For the moment that still isn't an entirely foolish response, but given those figures in the Pew report it surely can't last. There was a time, after all, when no serious newspaper would have included considered reviews of the kinematograph or the latest pop single. Now they could hardly call themselves serious without them.
An experience too transcendental for mere words
If you're feeling the need to top up on 100 per cent proof, authentically Gallic, high-art pretension then I suggest you buy yourself a ticket for in-i at the National Theatre... a category-defying dance-drama work which has been created by the actress Juliette Binoche and the choreographer Akram Khan. This appears on the South Bank as the centrepiece of what seems to be a mini Binoche festival, since her paintings and films are also on show next door at the BFI. And should you not be able to bring quite the right air of solemn, transcendental reverence to the affair, don't fret too much because Binoche has supplied that as well, as a kind of outreach service for the hard-of-feeling.
The NT programme is deliciously self-regarding: "If we had to say in one word what we wish for our creation in-i we would choose the word 'dare'," the co-creators write. "If we could add two more we would definitely choose 'the new'. Daring the new is why we said yes to each other. But can we reach each other? Can we try and get close?"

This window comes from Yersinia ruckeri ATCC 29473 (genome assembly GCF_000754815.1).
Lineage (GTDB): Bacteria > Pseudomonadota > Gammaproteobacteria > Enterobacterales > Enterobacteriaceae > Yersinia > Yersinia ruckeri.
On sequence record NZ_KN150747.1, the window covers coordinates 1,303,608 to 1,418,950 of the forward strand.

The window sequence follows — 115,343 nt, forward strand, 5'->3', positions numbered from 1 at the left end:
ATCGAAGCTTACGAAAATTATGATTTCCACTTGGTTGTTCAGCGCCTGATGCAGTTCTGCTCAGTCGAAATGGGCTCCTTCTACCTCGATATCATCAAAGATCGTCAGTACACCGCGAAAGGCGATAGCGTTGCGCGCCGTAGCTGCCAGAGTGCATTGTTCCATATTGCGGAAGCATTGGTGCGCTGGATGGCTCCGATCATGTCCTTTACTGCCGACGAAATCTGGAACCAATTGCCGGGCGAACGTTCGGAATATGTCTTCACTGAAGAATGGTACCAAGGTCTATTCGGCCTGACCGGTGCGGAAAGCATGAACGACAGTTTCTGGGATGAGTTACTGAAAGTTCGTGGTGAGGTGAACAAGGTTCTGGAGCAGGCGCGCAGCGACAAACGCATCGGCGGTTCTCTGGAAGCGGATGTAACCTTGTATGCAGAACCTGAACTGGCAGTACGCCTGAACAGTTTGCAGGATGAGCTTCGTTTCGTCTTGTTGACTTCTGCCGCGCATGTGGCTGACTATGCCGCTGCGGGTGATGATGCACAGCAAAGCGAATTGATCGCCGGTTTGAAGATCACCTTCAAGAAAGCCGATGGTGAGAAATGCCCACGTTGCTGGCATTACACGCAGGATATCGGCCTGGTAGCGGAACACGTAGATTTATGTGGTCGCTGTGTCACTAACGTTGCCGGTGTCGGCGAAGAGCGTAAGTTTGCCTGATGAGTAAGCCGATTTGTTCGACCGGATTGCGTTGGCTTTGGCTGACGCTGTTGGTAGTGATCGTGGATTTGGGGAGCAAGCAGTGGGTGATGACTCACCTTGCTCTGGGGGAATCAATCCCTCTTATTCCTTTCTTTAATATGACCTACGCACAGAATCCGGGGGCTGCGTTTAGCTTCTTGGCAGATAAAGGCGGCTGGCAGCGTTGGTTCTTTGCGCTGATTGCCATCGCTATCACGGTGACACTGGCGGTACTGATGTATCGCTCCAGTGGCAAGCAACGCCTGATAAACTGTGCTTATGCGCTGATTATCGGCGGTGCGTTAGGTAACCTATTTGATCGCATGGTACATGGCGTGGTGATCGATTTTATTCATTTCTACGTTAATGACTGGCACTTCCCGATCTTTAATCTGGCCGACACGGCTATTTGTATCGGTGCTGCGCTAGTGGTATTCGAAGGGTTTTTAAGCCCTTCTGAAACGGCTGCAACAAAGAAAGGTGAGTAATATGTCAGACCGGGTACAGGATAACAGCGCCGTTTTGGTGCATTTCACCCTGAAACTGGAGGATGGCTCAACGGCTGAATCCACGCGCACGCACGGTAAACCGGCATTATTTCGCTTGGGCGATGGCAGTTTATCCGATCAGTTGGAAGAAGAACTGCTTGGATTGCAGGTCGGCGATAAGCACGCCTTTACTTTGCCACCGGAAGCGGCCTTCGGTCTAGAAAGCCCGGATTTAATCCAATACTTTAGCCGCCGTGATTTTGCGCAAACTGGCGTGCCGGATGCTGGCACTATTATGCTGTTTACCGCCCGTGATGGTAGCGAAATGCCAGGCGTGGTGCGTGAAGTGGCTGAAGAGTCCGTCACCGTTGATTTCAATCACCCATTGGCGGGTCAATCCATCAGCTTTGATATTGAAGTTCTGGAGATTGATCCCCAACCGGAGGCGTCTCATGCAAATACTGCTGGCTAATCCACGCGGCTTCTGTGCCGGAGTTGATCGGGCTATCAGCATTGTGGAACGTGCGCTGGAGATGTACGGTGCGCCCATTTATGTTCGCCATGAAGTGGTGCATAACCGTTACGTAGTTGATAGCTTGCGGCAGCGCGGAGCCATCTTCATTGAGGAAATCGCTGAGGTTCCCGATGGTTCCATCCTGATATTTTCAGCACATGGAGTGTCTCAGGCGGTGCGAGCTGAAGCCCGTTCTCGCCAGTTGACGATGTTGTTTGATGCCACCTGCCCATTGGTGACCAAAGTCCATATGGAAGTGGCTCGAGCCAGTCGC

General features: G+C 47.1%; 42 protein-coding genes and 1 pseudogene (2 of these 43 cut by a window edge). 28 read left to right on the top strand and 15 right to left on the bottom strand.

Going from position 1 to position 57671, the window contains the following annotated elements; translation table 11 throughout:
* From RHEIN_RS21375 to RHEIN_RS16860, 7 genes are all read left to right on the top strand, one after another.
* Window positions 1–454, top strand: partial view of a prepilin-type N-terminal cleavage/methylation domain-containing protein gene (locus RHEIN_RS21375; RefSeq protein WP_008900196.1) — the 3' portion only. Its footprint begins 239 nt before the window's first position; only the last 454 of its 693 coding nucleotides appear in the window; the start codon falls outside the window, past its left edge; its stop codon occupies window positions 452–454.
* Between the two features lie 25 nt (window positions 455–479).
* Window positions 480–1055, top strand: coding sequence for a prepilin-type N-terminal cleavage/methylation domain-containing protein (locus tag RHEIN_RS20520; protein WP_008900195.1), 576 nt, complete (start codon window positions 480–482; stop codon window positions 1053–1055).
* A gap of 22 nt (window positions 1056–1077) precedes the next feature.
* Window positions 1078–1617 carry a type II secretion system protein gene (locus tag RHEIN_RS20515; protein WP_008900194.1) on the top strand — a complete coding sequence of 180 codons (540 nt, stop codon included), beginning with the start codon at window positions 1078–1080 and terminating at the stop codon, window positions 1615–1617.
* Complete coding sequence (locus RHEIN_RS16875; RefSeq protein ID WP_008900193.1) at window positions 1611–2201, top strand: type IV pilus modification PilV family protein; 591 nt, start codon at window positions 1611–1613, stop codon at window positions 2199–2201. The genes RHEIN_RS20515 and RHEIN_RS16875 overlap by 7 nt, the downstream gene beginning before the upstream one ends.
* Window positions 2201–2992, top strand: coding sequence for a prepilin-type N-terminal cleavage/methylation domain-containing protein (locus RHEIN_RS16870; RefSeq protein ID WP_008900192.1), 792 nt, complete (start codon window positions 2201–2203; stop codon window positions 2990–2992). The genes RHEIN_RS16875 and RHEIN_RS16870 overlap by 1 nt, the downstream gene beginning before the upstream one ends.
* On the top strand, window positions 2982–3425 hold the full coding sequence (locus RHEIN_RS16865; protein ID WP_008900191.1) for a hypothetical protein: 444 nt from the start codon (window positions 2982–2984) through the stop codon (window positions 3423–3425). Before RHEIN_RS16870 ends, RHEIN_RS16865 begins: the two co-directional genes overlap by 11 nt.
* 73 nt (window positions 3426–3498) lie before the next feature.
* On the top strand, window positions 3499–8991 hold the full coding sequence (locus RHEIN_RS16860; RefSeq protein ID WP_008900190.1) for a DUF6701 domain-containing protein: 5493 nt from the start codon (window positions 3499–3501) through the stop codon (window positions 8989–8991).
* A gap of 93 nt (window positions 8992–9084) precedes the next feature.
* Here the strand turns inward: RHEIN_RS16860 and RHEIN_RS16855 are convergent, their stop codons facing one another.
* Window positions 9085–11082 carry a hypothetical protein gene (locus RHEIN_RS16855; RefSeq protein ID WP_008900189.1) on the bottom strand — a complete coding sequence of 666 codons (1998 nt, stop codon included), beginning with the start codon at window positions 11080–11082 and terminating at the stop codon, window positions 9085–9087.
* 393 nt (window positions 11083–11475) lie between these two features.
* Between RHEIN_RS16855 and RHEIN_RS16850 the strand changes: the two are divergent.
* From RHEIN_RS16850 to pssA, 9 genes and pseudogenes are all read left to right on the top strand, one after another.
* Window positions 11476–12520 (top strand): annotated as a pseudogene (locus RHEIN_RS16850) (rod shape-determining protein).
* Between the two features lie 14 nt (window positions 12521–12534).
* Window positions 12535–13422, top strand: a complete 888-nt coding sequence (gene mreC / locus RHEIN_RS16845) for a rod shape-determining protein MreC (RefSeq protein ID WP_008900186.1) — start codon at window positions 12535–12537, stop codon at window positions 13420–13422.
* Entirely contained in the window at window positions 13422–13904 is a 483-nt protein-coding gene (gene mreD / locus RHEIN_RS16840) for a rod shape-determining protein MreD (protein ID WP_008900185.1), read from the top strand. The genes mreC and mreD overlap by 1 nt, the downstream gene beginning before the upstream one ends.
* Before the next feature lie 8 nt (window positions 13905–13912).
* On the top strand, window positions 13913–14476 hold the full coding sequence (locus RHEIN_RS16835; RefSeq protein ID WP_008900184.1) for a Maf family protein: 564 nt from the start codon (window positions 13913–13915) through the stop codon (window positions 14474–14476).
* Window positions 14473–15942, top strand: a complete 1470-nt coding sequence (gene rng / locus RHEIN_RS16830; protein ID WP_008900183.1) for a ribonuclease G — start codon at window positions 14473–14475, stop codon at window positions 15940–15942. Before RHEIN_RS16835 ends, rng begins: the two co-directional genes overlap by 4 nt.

I couldn't answer that before the performance started and wasn't much wiser after, but happily that seems to have been what Khan was after. "What do you want people to take home with them?" asks Binoche in a conversation printed in the programme. "I want them to be unable to describe in words what they felt or experienced," replies Akram. Job done, Mr Khan.
Tripe and trotters are the new caviar
It's good news that pigs' trotters and Bath chaps are to be re-introduced on to supermarket shelves. A pig's cheek properly cooked is a very fine thing indeed, wonderfully unctuous and flavourful. Trotters can be excellent, too, once you've come to terms with finding toenails on your plate.
But it seems odd that these out-of-fashion delicacies of budget nutrition should be re-introduced to the British diet by means of Waitrose... one of the most upmarket chains. If the banking meltdowns and the credit crunch continue, I take it that we can next look forward to a dedicated tripe counter at Harrods, and Fortnum and Mason's own-brand Crispy Pig's Ears.
There surely has to be a better way of spending research funds than Southampton University's proposed research into out-of-body experiences. Investigators plan to conceal pictures on high shelves in resuscitation areas and quiz day-trippers to the other side on their recall.
But those who believe that the soul flits around the room like a daddy-long-legs before it departs won't take a negative result as proof that they're wrong, and sceptics (like me) will be extremely dubious about a positive. They'd do better to give the money to charity.Reuse content